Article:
I have seen the good he does in his companies and how hard he works to provide equal access to opportunities regardless of race or gender.

And, because I am the diversity and inclusion officer for the MediaCo board of directors, which owns the radio stations Hot 97 and WBLS (which has a management team that is over 50% diverse and a staff that is over 70% diverse overall), I would say that it is precisely Kim’s unique background that could help improve TEGNA own documented diversity issues.

If other leaders follow Kim’s lead, we can slowly but surely change the diversity problem. But we all have to actually commit.

How the TEGNA deal compares to other acquisitions

Just to drive my point home, I believe it’s important to take a look at how this TEGNA deal compares to other similar acquisitions.

Recently, the TV industry has seen a surge in big deals. For example, Gray Television acquired Meredith’s and Quincy’s local stations with virtually no opposition from across the aisle. Scripps bought ION Media Group and Nexstar Media Group also added to its empire by snatching up Tribune Broadcasting — moves that heavily concentrated power in this industry space.

All of those prior deals did not face any of the scrutiny and criticism from this deal, which is curious because the TEGNA deal shrinks the company with the concurrent sale of a number of stations to Cox Media Group, and does not require any statutory divestitures or regulatory rule waivers as each of the above did. And yet, with Standard General’s deal, the informal 180-day “shot clock” for a regulatory decision has long passed.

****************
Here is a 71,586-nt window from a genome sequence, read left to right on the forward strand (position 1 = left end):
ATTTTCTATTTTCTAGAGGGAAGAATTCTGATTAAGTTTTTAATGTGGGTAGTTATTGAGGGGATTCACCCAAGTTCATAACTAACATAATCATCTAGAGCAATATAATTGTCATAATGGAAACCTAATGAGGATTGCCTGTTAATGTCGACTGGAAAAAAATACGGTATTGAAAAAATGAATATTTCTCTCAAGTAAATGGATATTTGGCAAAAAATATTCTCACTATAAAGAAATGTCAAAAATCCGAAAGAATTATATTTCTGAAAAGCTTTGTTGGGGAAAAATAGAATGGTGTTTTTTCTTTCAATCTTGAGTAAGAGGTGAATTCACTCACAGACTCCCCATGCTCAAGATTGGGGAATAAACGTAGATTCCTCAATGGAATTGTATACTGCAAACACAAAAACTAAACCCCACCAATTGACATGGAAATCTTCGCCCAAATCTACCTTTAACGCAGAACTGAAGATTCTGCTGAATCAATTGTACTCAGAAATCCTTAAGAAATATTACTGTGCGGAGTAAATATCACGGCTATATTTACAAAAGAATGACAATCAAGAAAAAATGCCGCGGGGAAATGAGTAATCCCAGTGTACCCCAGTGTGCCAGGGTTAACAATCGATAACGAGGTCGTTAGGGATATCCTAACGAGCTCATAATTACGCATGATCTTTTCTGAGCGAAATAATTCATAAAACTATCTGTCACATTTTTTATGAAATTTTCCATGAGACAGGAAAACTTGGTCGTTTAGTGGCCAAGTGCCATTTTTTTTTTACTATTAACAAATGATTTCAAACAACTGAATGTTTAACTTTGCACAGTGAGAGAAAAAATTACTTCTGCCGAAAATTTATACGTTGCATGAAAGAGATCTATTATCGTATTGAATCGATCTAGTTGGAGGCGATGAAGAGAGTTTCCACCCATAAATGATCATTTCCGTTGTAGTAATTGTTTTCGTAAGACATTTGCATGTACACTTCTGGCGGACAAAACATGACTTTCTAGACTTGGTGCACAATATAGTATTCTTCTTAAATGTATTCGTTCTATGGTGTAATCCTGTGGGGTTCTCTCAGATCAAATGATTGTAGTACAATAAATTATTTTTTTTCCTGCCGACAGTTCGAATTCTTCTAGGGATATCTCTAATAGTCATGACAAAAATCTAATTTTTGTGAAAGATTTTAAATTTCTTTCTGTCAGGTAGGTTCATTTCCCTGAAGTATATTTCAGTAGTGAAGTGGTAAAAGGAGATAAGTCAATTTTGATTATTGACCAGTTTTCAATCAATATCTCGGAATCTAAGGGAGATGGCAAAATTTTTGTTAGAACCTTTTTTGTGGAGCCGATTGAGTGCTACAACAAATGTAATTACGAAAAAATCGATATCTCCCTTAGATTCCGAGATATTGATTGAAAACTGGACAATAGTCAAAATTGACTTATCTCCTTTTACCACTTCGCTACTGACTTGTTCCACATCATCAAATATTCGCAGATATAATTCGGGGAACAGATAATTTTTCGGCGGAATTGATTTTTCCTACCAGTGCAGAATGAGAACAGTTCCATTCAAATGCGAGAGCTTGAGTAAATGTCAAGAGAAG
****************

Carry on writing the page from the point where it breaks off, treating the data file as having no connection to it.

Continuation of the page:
The point? The lack of opposition to other similar deals shows young entrepreneurs and immigrant founders that even when you try to play fair as a person of color in this industry, you just can’t seem to win.

Related: 5 Ways Entrepreneurs of Color Can Determine an Ally’s Authenticity

The system has to change

In one interview, Kim said that after the takeover, TEGNA would get a “company with a minority owner, run by a woman, that’s committed to serving diverse communities. We think that’s good business.”

It is good business, and I am delighted to see that Kim and Standard Media CEO Deb McDermott have received letters of support from legislators, civil rights groups and minority media groups. I applaud these groups for speaking up in defense of Soo Kim and other minorities in this space. I, too, am doing my part to speak up against these racist attacks. However, that isn’t enough anymore.

The system has to change — and it changes by not allowing these types of attacks, comments and ideals to persist in any way, shape or form. We must stop entertaining the idea that these types of comments are valid or even acceptable. We have as a nation all experienced the heartache of watching videos of racially motivated violence against people of color from all walks of life. Racial oppression takes place in the business world just as it does in the streets, just without the same visible evidence but the same indelible impact on those persons of color involved.

As a business leader, here’s how you can enact systemic change:

  1. When making hiring decisions, stop going with your gut. Newsflash, your gut always leads you to the most comfortable choice. Instead, create a list of metrics you will hire for and focus on hiring someone that meets those metrics. Blind auditions eliminated discrimination in the world’s greatest orchestras. Imagine what it could do for your business.
  2. Be aware that there are challenges diverse individuals face in business that you don’t see or experience. Do your best to factor those in when evaluating candidates. They may not have Goldman Sachs on their resume, but can you see evidence of ability in past academic performance or in other areas like military or community service?

As the great Martin Luther King Jr. said, “An injustice anywhere is a threat to justice everywhere.”